Few, if any, of Devon’s population believed they had been visited by God, however. Far from considering themselves blessed, they organized an immediate, and quintessentially Victorian, local response to this baffling phenomenon: arming militias to track down and kill whatever might be the source. In the coastal town of Dawlish, tradesmen took up “guns and bludgeons” and set off across the moors in pursuit of this unimaginable beast. But though their tracks were clear as day, their pursuit was ultimately in vain.
By the time the first official reports were released on February 13, locals were already ascribing these footmarks to the Devil (I say footmarks because in 1855 “footprints” had not yet entered the English language). The belief that Satan had been among them drove townspeople across the county into a desperate, if not rather localised, panic. They implemented a self-imposed curfew, refusing to venture outdoors after nightfall.
The story’s dissemination in the London Illustrated News quickly captured the attention (and imagination) of readers throughout the country. It even attracted an editorial suggestion from a reader in the German university town of Heidelberg the following month. The contributor wrote that exactly the same prints often appeared on the hill of Piaskowa Göra (in modern-day Poland, near the Czech border). Nor would they appear only in winter; they occasionally manifested themselves in the soft sand that dusted the hill during the warmer months.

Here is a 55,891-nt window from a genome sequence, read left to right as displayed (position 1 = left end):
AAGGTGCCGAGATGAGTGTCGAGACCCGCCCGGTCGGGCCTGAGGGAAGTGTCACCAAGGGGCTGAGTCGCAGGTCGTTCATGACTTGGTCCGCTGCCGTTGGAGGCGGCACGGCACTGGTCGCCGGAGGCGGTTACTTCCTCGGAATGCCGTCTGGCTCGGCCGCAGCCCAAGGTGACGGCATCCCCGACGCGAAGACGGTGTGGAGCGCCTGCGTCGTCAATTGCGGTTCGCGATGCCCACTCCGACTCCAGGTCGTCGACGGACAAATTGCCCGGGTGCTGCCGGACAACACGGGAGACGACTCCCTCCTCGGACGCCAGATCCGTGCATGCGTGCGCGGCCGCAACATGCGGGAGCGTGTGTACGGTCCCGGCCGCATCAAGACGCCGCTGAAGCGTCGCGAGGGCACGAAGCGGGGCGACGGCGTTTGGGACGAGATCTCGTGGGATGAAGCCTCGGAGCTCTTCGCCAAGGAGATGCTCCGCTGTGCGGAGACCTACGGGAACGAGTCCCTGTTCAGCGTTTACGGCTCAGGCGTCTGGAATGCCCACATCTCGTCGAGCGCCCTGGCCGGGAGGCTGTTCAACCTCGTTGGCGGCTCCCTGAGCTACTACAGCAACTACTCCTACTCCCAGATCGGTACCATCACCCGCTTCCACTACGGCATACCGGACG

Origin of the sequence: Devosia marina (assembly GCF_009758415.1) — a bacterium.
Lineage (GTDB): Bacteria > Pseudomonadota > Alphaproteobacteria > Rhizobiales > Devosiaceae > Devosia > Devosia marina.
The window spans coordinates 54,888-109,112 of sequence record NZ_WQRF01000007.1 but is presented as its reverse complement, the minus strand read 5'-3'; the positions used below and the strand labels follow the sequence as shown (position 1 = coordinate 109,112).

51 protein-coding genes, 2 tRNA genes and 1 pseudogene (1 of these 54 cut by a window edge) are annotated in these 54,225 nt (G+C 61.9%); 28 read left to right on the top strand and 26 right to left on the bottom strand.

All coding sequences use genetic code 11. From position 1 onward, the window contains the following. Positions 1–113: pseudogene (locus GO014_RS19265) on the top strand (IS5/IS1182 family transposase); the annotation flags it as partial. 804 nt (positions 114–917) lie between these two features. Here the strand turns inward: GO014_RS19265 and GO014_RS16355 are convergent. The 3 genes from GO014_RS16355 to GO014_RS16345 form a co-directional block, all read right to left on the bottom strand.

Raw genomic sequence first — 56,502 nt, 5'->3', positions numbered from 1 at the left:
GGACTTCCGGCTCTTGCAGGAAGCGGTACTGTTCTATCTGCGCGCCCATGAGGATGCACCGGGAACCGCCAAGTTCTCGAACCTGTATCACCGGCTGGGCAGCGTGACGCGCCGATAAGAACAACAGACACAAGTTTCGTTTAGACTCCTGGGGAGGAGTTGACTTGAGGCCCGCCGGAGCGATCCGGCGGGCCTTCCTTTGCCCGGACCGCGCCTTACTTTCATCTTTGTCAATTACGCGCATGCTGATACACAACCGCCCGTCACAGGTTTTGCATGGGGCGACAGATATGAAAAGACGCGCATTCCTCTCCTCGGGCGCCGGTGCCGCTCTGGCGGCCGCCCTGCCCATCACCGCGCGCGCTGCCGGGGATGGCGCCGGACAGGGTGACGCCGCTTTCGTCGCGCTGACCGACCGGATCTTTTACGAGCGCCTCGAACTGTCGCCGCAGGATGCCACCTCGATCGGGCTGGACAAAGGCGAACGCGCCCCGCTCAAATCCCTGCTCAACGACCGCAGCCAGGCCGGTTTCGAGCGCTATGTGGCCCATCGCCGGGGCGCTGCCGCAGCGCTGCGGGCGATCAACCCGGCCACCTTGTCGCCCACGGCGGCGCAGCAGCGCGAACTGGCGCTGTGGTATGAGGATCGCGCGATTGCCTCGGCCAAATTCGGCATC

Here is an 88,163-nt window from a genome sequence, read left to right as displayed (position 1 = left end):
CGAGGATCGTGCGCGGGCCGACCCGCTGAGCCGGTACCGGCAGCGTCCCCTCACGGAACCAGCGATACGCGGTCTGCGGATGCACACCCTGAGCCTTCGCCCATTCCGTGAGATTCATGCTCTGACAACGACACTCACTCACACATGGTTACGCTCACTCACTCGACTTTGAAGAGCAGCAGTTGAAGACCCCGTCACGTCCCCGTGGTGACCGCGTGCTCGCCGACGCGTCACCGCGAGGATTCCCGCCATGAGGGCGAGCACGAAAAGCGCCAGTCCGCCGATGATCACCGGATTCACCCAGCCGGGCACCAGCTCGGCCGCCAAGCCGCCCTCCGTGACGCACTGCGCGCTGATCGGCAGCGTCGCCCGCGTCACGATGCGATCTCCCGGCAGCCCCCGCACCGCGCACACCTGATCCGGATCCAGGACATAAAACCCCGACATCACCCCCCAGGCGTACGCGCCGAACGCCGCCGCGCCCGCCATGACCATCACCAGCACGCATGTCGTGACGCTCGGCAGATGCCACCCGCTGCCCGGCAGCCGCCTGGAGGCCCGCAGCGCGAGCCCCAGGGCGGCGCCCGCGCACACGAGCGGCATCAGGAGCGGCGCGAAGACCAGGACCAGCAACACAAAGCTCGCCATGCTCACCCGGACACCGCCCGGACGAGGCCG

Theories put forward at the time ranged from the rational to the ridiculous, with the occasional bizarre one thrown in for good measure. At the bottom end of the scale were suggestions they were made by the “poor, despised, and insignificant rat”, or the hind foot of a hopping badger. At the upper end are theories that the footprints were the work of a Great Bustard, a (presumably hoof-shaped?) hopping frog, a geographically challenged Kangaroo (or “colonial hopping dog” as they were actually not known at the time [fake news]) that had escaped a local zoo, or an errant, mischievous otter.
Others suggested that they might have been left by a badger or a bird. But it’s hard to imagine that a badger could travel that far in a single night, especially if it was expending so much energy hopping. A bird would struggle less. But as journalist in the London Illustrated Times was quick to point out: a) birds didn’t have hooves and b) birds were extremely unlikely to confine their directional path to a single line. If not a wild animal, some proposed that it could have been an escapee from the travelling menagerie. But again, no evidence was forthcoming.
One person even wrote in to suggest the marks had been left by a Unipede; an astonishingly rare mammal, the last recorded sighting of which had been made in Labrador by the Icelandic explorer Biom Herjolfsson in 1001 AD. Disappointingly, nobody posited a one-legged hopping donkey—both the most logical explanation as a combination of the mystery’s most likely elements, and— by power of its imagery—by far the most entertaining. Then again, these were the days when you had to actually write into a newspaper to have your say rather than just fire off barely constructed insanity from the comfort of your laptop, so the editors were hardly inundated.